own conceptual-magical thinking.

A number of cultures, mainly in the developed world, have hugely swung away from a belief in God. So people, can, en masse, stop magical thinking, and the speed of change has been rather dramatic.

See Europe in particular.
http://en.wikipedia.org/wiki/Demographics_of_atheism

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Posted: 24 April 2011 08:04 PM   [ Ignore ]   [ # 24 ]  
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buybuydandavis - 24 April 2011 09:36 PM
toombaru - 24 April 2011 09:21 PM

It is unlikely that homo sapiens will ever be able to think their way through a problem that originates in their
own conceptual-magical thinking.

A number of cultures, mainly in the developed world, have hugely swung away from a belief in God. So people, can, en masse, stop magical thinking, and the speed of change has been rather dramatic.

See Europe in particular.
http://en.wikipedia.org/wiki/Demographics_of_atheism


Is it your belief that the elimination of religion and magical thinking would benefit the human condition?

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Posted: 24 April 2011 08:18 PM   [ Ignore ]   [ # 25 ]  
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toombaru - 25 April 2011 12:04 AM

Is it your belief that the elimination of religion and magical thinking would benefit the human condition?

Yes, although I was responding particularly to your claim that mankind can’t do it. Much of mankind has.

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Posted: 24 April 2011 08:28 PM   [ Ignore ]   [ # 26 ]  
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buybuydandavis - 25 April 2011 12:18 AM
toombaru - 25 April 2011 12:04 AM

Is it your belief that the elimination of religion and magical thinking would benefit the human condition?

Yes, although I was responding particularly to your claim that mankind can’t do it. Much of mankind has.

I believe that any belief in the supernatural is unfounded.
I do not believe that we have enough information to surgically remove a major part of people’s lives.
I don’t know if the Brits would be better off without the queen and I am not convinced that humanity would be better off without religion.

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Posted: 25 April 2011 05:10 AM   [ Ignore ]   [ # 27 ]  
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buybuydandavis - 25 April 2011 12:18 AM
toombaru - 25 April 2011 12:04 AM

Is it your belief that the elimination of religion and magical thinking would benefit the human condition?

Yes, although I was responding particularly to your claim that mankind can’t do it. Much of mankind has.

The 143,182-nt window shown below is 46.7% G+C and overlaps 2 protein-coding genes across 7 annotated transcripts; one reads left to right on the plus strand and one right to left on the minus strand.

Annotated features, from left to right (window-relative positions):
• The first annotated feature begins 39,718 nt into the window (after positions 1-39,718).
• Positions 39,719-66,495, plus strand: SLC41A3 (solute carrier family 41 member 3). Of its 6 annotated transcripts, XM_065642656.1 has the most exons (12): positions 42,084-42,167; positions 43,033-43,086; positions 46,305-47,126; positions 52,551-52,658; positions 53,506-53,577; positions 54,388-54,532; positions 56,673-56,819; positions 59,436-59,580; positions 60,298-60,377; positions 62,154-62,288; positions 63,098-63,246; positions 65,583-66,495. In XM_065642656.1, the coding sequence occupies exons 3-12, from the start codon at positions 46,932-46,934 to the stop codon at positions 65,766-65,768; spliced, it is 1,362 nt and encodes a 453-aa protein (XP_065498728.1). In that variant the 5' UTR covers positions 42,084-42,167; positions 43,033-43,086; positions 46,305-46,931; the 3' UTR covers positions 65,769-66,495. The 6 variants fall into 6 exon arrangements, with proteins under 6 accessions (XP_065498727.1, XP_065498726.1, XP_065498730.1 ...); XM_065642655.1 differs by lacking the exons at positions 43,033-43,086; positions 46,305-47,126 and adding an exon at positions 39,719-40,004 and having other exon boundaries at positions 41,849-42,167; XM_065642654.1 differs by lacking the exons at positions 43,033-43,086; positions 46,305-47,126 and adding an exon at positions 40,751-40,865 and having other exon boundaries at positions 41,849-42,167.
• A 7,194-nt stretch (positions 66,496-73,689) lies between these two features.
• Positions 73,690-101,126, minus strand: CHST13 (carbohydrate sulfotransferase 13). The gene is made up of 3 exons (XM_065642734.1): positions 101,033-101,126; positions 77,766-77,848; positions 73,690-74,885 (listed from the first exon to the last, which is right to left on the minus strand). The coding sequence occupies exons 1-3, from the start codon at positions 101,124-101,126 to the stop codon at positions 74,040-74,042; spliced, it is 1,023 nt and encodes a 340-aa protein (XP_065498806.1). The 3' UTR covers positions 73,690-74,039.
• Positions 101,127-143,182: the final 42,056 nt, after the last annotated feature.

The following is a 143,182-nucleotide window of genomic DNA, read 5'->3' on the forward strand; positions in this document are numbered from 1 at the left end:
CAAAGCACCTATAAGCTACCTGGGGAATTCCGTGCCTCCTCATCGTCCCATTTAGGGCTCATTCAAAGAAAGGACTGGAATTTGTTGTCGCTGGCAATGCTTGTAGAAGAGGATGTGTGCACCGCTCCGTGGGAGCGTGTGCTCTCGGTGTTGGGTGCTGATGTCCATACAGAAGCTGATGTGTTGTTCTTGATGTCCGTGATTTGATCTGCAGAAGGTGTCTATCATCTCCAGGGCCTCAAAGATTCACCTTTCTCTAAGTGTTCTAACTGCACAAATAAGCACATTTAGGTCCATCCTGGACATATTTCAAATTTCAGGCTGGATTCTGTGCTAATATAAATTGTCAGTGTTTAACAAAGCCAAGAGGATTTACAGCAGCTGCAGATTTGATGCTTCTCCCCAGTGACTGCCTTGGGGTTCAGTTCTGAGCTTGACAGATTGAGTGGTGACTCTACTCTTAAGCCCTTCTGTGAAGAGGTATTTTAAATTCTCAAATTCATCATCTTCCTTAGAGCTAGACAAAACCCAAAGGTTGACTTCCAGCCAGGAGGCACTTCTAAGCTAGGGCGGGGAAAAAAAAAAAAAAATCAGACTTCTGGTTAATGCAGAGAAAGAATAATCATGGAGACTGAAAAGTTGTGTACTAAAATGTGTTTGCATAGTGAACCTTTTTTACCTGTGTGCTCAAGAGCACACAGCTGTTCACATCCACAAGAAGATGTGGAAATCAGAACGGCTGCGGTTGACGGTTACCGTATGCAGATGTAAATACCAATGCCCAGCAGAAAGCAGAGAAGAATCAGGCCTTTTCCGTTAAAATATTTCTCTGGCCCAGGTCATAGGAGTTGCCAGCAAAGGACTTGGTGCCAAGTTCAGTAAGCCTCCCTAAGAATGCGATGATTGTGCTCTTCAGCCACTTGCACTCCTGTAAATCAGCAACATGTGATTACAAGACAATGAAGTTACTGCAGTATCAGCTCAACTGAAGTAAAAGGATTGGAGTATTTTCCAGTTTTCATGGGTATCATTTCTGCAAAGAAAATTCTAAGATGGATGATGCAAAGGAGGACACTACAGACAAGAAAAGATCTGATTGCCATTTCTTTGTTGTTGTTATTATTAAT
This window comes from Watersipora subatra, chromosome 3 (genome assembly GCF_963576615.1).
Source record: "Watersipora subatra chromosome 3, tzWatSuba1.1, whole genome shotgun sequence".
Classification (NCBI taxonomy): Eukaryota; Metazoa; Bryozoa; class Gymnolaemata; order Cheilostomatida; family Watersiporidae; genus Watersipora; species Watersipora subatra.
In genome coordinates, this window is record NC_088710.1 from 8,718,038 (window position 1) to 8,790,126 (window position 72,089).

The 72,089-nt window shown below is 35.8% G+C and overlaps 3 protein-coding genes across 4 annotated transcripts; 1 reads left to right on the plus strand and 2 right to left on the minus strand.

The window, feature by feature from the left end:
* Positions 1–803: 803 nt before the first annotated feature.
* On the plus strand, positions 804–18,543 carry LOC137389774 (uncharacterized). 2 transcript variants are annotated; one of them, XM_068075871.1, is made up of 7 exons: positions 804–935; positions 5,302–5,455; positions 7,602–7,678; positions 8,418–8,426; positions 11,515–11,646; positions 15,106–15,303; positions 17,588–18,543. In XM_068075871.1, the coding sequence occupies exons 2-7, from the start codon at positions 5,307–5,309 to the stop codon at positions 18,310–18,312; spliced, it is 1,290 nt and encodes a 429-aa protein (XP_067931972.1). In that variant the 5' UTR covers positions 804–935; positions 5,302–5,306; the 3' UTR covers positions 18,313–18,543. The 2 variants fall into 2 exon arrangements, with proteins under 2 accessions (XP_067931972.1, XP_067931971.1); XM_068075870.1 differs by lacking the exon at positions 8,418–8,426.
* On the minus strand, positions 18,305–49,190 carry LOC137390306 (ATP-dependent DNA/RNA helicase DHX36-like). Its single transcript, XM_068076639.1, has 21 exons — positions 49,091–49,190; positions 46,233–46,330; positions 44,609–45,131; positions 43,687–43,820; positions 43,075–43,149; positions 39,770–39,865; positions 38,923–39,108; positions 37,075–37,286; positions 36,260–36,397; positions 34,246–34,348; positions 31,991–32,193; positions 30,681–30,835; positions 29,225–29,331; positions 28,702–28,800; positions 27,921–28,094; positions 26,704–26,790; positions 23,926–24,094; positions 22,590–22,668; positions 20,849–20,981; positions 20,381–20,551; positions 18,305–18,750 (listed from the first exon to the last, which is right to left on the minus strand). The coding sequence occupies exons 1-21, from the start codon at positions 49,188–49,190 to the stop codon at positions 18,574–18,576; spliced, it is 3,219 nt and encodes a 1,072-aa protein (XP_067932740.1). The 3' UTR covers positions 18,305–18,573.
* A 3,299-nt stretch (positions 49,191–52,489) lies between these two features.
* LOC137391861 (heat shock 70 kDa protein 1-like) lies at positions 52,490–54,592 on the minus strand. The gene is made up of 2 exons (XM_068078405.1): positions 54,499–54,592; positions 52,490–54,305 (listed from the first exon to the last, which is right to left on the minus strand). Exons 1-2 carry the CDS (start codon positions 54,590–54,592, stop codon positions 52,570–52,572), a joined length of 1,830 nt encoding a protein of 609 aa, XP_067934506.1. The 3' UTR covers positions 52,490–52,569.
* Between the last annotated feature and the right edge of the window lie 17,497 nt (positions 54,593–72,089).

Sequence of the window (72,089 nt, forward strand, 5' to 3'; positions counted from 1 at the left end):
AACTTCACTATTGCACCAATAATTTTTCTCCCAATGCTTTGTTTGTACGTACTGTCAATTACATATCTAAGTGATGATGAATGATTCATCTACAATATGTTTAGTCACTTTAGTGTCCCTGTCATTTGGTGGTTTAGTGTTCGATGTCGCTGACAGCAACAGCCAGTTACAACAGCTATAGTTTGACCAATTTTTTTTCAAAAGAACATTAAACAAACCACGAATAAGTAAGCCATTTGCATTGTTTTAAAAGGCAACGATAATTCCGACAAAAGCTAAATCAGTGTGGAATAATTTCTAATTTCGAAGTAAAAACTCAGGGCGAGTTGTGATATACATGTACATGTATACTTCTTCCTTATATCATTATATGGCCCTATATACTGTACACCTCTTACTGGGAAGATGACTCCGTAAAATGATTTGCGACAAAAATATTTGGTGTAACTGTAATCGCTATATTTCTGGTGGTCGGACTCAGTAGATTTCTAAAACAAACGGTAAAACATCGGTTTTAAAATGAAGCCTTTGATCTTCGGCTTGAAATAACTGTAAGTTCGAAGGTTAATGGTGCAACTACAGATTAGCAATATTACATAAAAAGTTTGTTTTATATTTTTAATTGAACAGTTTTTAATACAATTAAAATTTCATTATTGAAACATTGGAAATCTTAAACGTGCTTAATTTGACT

I don’t think nearly as much of Mankind has eliminated religion from their lives as we atheist types may tend to assume. Many of us have only jettisoned the mythology—the most definitive aspect of Religion. Religion “proper”, however, is a set of behaviors and ideologies, not just the mythology, and some of those behaviors and ideologies are rationally problematic. It’s arguable that we’ve jettisoned Religion when we reject the mythology, but I’d argue the mythology is a symptom rather than the actual pathology. The core of Religion is the mechanism by which believers justify and validate unfounded presumptions. Religion calls it faith, and the religious form of religious faith is uniquely simple and ubiquitous, but there are other manifestations—religious thinking patterns rear up in other arenas—namely pseudoscience and the alleged “paranormal”, but also in politics, for the more obvious examples that lend themselves to easy categorization.

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Posted: 25 April 2011 08:07 AM   [ Ignore ]   [ # 28 ]  
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toombaru - 25 April 2011 12:28 AM
buybuydandavis - 25 April 2011 12:18 AM
toombaru - 25 April 2011 12:04 AM

Is it your belief that the elimination of religion and magical thinking would benefit the human condition?

Yes, although I was responding particularly to your claim that mankind can’t do it. Much of mankind has.

I believe that any belief in the supernatural is unfounded.
I do not believe that we have enough information to surgically remove a major part of people’s lives.
I don’t know if the Brits would be better off without the queen and I am not convinced that humanity would be better off without religion.


Like when a president tries to redistribute the wealth?

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Posted: 25 April 2011 08:18 AM   [ Ignore ]   [ # 29 ]  
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toombaru - 25 April 2011 12:07 PM

Like when a president tries to redistribute the wealth?


“Redistribution of wealth” is almost always just a way to say “failure to maintain the initial radically inequitable distribution of wealth” while side-stepping the guilt and shame that psychologically healthy adults would feel if they put it more directly and honestly, and still advocated it.

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“We say, ‘Love your brother…’ We don’t say it really, but… Well we don’t literally say it. We don’t really, literally mean it. No, we don’t believe it either, but… But that message should be clear.”—David St. Hubbins

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Posted: 25 April 2011 09:55 AM   [ Ignore ]   [ # 30 ]  
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SkepticX - 25 April 2011 12:18 PM
toombaru - 25 April 2011 12:07 PM

Like when a president tries to redistribute the wealth?


“Redistribution of wealth” is almost always just a way to say “failure to maintain the initial radically inequitable distribution of wealth” while side-stepping the guilt and shame that psychologically healthy adults would feel if they put it more directly and honestly, and still advocated it.

 

I am suggesting that all conceptual thought is magical thought.
The mind of man imagines separate objects and then attempts to describe how they relate to each other.
It mistakes its own descriptions for reality.
Thinking that science can answer the mind’s questions about it’s own pseudo-reality is no different than the thinking out of which
religion is born.
The human brain is far too complex for the human brain to understand and yet the mind struggles grasp its own essence.
It is no closer to doing that than it was ten thousand years ago.
Consciousness will never understand itself.